Photo Essay: The Buckwheat Ski Classic

First posted in March, 2005

When I moved to Skagway this past November and began meeting people, the question would invariably arise: "Will you be wintering here?" And I would reply that no, I was being furloughed over the winter and was planning to spend the time in England, but that I'd be back in the spring. Often, their eyes would widen in concern: "When? What day will you be back?" When I said sometime around the first of March, their eyes would return to normal, a look of some relief would cross their face, and they'd say, "Well, that's good. You wouldn't want to miss the Buckwheat."

It is the event of the year for Skagway, and people from Whitehorse and Juneau and places farther flung come in for the event. The idea orignated in Skagway nearly twenty years ago, the idea of Buckwheat, who is a bit of a local (living, and very nice) legend. It's evolved to become a little bit of everything: there are 50K, 25K, and 10K ski races, a 5K snow shoe race, and, well, one big party that lasts for two days. There's a dinner the evening before the event, a pancake breakfast the morning of the race, and a post race awards dinner followed by a dance with live entertainment. All of those things take place in Skagway, but the race itself takes place just across the Canadian border, near Log Cabin, Yukon Territory, where the snow is just perfect for this sort of thing.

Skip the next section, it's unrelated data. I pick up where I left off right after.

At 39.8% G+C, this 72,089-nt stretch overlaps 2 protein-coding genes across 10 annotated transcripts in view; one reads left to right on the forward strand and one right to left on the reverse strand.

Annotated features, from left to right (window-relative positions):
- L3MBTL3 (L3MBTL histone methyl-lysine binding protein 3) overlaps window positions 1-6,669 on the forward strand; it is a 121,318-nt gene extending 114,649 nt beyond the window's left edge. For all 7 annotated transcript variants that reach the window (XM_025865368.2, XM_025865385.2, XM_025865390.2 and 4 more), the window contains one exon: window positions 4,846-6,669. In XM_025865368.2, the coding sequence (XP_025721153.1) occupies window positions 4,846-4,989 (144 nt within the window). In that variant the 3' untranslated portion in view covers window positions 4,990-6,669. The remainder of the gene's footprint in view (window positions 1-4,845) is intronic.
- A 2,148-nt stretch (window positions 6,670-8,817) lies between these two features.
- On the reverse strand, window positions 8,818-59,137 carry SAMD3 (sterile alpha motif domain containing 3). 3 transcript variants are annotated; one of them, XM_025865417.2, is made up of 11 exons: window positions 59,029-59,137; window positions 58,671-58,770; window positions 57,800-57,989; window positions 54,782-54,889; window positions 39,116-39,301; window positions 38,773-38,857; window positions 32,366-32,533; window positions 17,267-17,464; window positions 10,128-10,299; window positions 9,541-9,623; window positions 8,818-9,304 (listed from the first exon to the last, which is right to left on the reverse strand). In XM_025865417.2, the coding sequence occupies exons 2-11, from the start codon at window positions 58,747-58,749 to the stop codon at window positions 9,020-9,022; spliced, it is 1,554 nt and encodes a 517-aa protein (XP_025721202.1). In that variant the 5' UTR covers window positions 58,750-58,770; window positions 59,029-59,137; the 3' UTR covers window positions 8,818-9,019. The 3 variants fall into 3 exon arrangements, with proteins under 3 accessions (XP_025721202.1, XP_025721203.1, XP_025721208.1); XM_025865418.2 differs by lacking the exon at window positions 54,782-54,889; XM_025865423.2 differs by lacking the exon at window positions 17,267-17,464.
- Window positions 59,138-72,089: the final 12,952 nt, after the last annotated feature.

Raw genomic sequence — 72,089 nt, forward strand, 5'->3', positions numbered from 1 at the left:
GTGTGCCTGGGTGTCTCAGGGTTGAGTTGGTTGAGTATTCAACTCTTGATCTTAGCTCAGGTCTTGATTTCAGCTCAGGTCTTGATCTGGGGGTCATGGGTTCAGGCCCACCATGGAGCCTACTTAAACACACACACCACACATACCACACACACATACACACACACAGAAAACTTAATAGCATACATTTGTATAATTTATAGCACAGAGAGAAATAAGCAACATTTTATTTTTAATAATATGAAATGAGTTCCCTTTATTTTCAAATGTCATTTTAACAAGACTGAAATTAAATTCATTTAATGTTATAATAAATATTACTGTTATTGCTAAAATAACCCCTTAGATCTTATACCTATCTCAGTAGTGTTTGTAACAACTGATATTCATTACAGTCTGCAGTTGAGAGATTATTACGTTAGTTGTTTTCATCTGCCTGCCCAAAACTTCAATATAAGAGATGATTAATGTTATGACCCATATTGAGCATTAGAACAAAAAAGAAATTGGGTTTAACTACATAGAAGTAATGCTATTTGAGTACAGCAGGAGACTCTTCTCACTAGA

I didn't really get the full concept of all that was involved until really close to the event, and due to varied financial obligations decided not to register for all the events this year ($50). But I did go to Log Cabin, and I snow shoed in just to see what all the fuss was about. Next year, though, I'll probably take full advantage of all that's offered.

I realize that nearly half of the (excessive number) of photographs in this post are merely of the drive to Log Cabin, but the cliché that getting there is half the fun is at least ten percent true (that figure would be higher if there wasn't such a party going on once you hit Log Cabin) and, at least at present, I am the one on dialup, so if I can take the time to upload them over my connection, interested parties can stand to download them:

I love the stratigraphy of the snow along the left.
On the right you can see one of the guides that helps
you (and the plow trucks) to see the edges of the
road when, after a storm, everything can be white.

Sun penetrating clouds.

And again the sun fights to be seen.

A cloud sits atop a peak, sun falling through
the clouds lights the downhill slope.

The final - and my favorite - photograph from the drive.

And so we arrived at Log Cabin. The 50K skiiers had
already been going at it for a bit when I arrived.

I had never really snow shoed any distance before. Fortunately, I found
some other people in the same boat, and we decided to take the trek together.
Here, we get one of the people with even less experience than I had shoed up.

We snow shoed through the forest, occasional peaks visible...

...and through open meadows. There's actually a pond in this photo, I think.

It was lovely weather. Surprisingly warm, with no real wind at all of which to speak. I walked most of the journey wearing just a capilene shirt, with my two spare fleece pull overs and retro-x jacket tied about my waist.